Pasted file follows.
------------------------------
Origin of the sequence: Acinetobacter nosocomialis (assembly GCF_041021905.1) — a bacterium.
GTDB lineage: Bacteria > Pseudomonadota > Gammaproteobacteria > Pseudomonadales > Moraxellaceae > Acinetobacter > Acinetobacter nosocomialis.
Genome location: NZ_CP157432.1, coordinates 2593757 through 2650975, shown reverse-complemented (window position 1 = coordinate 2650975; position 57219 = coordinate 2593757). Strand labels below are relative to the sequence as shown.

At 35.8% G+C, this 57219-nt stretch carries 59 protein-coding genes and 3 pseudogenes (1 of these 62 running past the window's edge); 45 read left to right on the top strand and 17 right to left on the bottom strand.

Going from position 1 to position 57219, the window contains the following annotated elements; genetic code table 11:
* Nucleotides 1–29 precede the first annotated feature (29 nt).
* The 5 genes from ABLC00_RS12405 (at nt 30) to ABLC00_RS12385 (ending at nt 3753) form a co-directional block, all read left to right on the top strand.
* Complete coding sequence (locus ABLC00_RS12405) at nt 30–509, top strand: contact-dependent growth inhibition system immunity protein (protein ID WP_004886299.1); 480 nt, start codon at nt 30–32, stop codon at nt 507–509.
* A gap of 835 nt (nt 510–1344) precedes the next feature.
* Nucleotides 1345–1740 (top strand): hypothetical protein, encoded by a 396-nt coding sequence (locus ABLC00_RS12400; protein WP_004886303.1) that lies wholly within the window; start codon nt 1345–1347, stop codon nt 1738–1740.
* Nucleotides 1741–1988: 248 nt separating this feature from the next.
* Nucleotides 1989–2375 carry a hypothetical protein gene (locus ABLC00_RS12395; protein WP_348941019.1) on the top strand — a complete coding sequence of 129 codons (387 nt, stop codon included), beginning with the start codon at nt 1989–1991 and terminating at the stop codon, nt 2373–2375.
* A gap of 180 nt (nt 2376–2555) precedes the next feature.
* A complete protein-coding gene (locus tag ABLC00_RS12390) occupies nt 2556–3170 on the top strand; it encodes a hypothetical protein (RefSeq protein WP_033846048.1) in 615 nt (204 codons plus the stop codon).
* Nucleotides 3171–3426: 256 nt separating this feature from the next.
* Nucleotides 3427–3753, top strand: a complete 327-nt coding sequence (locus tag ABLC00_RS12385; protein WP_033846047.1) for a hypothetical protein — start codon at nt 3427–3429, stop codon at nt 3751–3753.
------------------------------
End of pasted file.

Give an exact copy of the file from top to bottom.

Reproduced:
Origin of the sequence: Acinetobacter nosocomialis (assembly GCF_041021905.1) — a bacterium.
GTDB lineage: Bacteria > Pseudomonadota > Gammaproteobacteria > Pseudomonadales > Moraxellaceae > Acinetobacter > Acinetobacter nosocomialis.
Genome location: NZ_CP157432.1, coordinates 2593757 through 2650975, shown reverse-complemented (window position 1 = coordinate 2650975; position 57219 = coordinate 2593757). Strand labels below are relative to the sequence as shown.

At 35.8% G+C, this 57219-nt stretch carries 59 protein-coding genes and 3 pseudogenes (1 of these 62 running past the window's edge); 45 read left to right on the top strand and 17 right to left on the bottom strand.

Going from position 1 to position 57219, the window contains the following annotated elements; genetic code table 11:
* Nucleotides 1–29 precede the first annotated feature (29 nt).
* The 5 genes from ABLC00_RS12405 (at nt 30) to ABLC00_RS12385 (ending at nt 3753) form a co-directional block, all read left to right on the top strand.
* Complete coding sequence (locus ABLC00_RS12405) at nt 30–509, top strand: contact-dependent growth inhibition system immunity protein (protein ID WP_004886299.1); 480 nt, start codon at nt 30–32, stop codon at nt 507–509.
* A gap of 835 nt (nt 510–1344) precedes the next feature.
* Nucleotides 1345–1740 (top strand): hypothetical protein, encoded by a 396-nt coding sequence (locus ABLC00_RS12400; protein WP_004886303.1) that lies wholly within the window; start codon nt 1345–1347, stop codon nt 1738–1740.
* Nucleotides 1741–1988: 248 nt separating this feature from the next.
* Nucleotides 1989–2375 carry a hypothetical protein gene (locus ABLC00_RS12395; protein WP_348941019.1) on the top strand — a complete coding sequence of 129 codons (387 nt, stop codon included), beginning with the start codon at nt 1989–1991 and terminating at the stop codon, nt 2373–2375.
* A gap of 180 nt (nt 2376–2555) precedes the next feature.
* A complete protein-coding gene (locus tag ABLC00_RS12390) occupies nt 2556–3170 on the top strand; it encodes a hypothetical protein (RefSeq protein WP_033846048.1) in 615 nt (204 codons plus the stop codon).
* Nucleotides 3171–3426: 256 nt separating this feature from the next.
* Nucleotides 3427–3753, top strand: a complete 327-nt coding sequence (locus tag ABLC00_RS12385; protein WP_033846047.1) for a hypothetical protein — start codon at nt 3427–3429, stop codon at nt 3751–3753.